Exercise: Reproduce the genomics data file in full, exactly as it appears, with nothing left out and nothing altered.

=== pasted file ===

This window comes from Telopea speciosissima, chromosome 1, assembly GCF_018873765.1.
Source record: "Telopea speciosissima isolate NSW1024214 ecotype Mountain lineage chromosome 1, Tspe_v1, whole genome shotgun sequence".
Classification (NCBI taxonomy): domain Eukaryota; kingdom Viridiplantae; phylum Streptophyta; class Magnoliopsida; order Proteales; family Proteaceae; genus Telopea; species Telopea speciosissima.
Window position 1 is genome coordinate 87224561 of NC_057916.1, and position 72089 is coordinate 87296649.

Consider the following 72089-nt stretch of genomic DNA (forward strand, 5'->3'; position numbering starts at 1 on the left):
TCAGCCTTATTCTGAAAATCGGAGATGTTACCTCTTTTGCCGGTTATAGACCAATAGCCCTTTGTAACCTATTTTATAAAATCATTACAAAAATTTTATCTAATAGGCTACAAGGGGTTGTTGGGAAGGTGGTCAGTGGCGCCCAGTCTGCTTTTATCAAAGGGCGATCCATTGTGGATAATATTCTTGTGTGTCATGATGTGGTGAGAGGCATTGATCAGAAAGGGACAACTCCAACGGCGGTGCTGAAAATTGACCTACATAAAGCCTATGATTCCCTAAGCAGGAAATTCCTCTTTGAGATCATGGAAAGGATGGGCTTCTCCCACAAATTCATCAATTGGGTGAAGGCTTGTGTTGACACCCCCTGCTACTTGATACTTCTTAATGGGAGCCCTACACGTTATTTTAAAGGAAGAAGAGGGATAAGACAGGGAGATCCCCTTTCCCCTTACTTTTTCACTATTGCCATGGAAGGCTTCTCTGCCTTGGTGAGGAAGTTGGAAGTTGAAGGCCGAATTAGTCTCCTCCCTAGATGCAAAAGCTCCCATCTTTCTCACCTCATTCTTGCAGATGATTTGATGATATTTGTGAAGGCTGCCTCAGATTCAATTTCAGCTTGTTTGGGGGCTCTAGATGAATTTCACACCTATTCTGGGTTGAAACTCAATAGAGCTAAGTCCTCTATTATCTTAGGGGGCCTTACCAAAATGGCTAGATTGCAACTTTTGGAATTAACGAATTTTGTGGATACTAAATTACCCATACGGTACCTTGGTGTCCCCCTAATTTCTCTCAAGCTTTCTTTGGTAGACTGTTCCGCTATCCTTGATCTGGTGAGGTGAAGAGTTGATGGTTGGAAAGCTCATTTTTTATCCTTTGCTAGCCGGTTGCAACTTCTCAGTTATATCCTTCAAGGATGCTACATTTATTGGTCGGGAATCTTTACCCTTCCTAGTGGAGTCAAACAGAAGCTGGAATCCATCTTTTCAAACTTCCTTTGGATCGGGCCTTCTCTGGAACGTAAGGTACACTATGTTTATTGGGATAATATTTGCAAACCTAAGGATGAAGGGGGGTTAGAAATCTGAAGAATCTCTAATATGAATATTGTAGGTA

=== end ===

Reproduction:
This window comes from Telopea speciosissima, chromosome 1, assembly GCF_018873765.1.
Source record: "Telopea speciosissima isolate NSW1024214 ecotype Mountain lineage chromosome 1, Tspe_v1, whole genome shotgun sequence".
Classification (NCBI taxonomy): domain Eukaryota; kingdom Viridiplantae; phylum Streptophyta; class Magnoliopsida; order Proteales; family Proteaceae; genus Telopea; species Telopea speciosissima.
Window position 1 is genome coordinate 87224561 of NC_057916.1, and position 72089 is coordinate 87296649.

Consider the following 72089-nt stretch of genomic DNA (forward strand, 5'->3'; position numbering starts at 1 on the left):
TCAGCCTTATTCTGAAAATCGGAGATGTTACCTCTTTTGCCGGTTATAGACCAATAGCCCTTTGTAACCTATTTTATAAAATCATTACAAAAATTTTATCTAATAGGCTACAAGGGGTTGTTGGGAAGGTGGTCAGTGGCGCCCAGTCTGCTTTTATCAAAGGGCGATCCATTGTGGATAATATTCTTGTGTGTCATGATGTGGTGAGAGGCATTGATCAGAAAGGGACAACTCCAACGGCGGTGCTGAAAATTGACCTACATAAAGCCTATGATTCCCTAAGCAGGAAATTCCTCTTTGAGATCATGGAAAGGATGGGCTTCTCCCACAAATTCATCAATTGGGTGAAGGCTTGTGTTGACACCCCCTGCTACTTGATACTTCTTAATGGGAGCCCTACACGTTATTTTAAAGGAAGAAGAGGGATAAGACAGGGAGATCCCCTTTCCCCTTACTTTTTCACTATTGCCATGGAAGGCTTCTCTGCCTTGGTGAGGAAGTTGGAAGTTGAAGGCCGAATTAGTCTCCTCCCTAGATGCAAAAGCTCCCATCTTTCTCACCTCATTCTTGCAGATGATTTGATGATATTTGTGAAGGCTGCCTCAGATTCAATTTCAGCTTGTTTGGGGGCTCTAGATGAATTTCACACCTATTCTGGGTTGAAACTCAATAGAGCTAAGTCCTCTATTATCTTAGGGGGCCTTACCAAAATGGCTAGATTGCAACTTTTGGAATTAACGAATTTTGTGGATACTAAATTACCCATACGGTACCTTGGTGTCCCCCTAATTTCTCTCAAGCTTTCTTTGGTAGACTGTTCCGCTATCCTTGATCTGGTGAGGTGAAGAGTTGATGGTTGGAAAGCTCATTTTTTATCCTTTGCTAGCCGGTTGCAACTTCTCAGTTATATCCTTCAAGGATGCTACATTTATTGGTCGGGAATCTTTACCCTTCCTAGTGGAGTCAAACAGAAGCTGGAATCCATCTTTTCAAACTTCCTTTGGATCGGGCCTTCTCTGGAACGTAAGGTACACTATGTTTATTGGGATAATATTTGCAAACCTAAGGATGAAGGGGGGTTAGAAATCTGAAGAATCTCTAATATGAATATTGTAGGTA